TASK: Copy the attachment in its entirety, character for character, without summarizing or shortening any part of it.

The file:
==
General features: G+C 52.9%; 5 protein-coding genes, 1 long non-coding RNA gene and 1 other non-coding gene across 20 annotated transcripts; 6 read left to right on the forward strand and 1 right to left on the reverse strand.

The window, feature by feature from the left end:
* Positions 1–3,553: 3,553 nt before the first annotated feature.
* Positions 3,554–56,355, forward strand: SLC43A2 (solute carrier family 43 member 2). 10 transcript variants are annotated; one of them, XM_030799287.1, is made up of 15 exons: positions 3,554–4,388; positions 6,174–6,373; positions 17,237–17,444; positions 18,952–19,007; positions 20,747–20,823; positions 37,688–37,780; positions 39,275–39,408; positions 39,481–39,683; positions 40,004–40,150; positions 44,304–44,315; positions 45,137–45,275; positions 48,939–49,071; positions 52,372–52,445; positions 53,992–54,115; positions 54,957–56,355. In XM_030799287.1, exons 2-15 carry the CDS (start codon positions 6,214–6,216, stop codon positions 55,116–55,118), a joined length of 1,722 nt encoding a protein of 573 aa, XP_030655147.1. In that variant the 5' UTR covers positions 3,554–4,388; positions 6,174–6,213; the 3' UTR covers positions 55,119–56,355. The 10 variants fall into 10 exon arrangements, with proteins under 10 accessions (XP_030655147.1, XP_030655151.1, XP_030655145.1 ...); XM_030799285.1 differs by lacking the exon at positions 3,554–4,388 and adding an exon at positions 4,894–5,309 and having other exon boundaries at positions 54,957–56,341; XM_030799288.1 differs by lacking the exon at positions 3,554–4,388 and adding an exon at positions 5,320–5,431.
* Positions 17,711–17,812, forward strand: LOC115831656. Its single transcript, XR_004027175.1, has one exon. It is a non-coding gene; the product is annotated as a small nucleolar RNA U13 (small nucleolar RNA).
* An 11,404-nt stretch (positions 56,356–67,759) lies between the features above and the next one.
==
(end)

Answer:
General features: G+C 52.9%; 5 protein-coding genes, 1 long non-coding RNA gene and 1 other non-coding gene across 20 annotated transcripts; 6 read left to right on the forward strand and 1 right to left on the reverse strand.

The window, feature by feature from the left end:
* Positions 1–3,553: 3,553 nt before the first annotated feature.
* Positions 3,554–56,355, forward strand: SLC43A2 (solute carrier family 43 member 2). 10 transcript variants are annotated; one of them, XM_030799287.1, is made up of 15 exons: positions 3,554–4,388; positions 6,174–6,373; positions 17,237–17,444; positions 18,952–19,007; positions 20,747–20,823; positions 37,688–37,780; positions 39,275–39,408; positions 39,481–39,683; positions 40,004–40,150; positions 44,304–44,315; positions 45,137–45,275; positions 48,939–49,071; positions 52,372–52,445; positions 53,992–54,115; positions 54,957–56,355. In XM_030799287.1, exons 2-15 carry the CDS (start codon positions 6,214–6,216, stop codon positions 55,116–55,118), a joined length of 1,722 nt encoding a protein of 573 aa, XP_030655147.1. In that variant the 5' UTR covers positions 3,554–4,388; positions 6,174–6,213; the 3' UTR covers positions 55,119–56,355. The 10 variants fall into 10 exon arrangements, with proteins under 10 accessions (XP_030655147.1, XP_030655151.1, XP_030655145.1 ...); XM_030799285.1 differs by lacking the exon at positions 3,554–4,388 and adding an exon at positions 4,894–5,309 and having other exon boundaries at positions 54,957–56,341; XM_030799288.1 differs by lacking the exon at positions 3,554–4,388 and adding an exon at positions 5,320–5,431.
* Positions 17,711–17,812, forward strand: LOC115831656. Its single transcript, XR_004027175.1, has one exon. It is a non-coding gene; the product is annotated as a small nucleolar RNA U13 (small nucleolar RNA).
* An 11,404-nt stretch (positions 56,356–67,759) lies between the features above and the next one.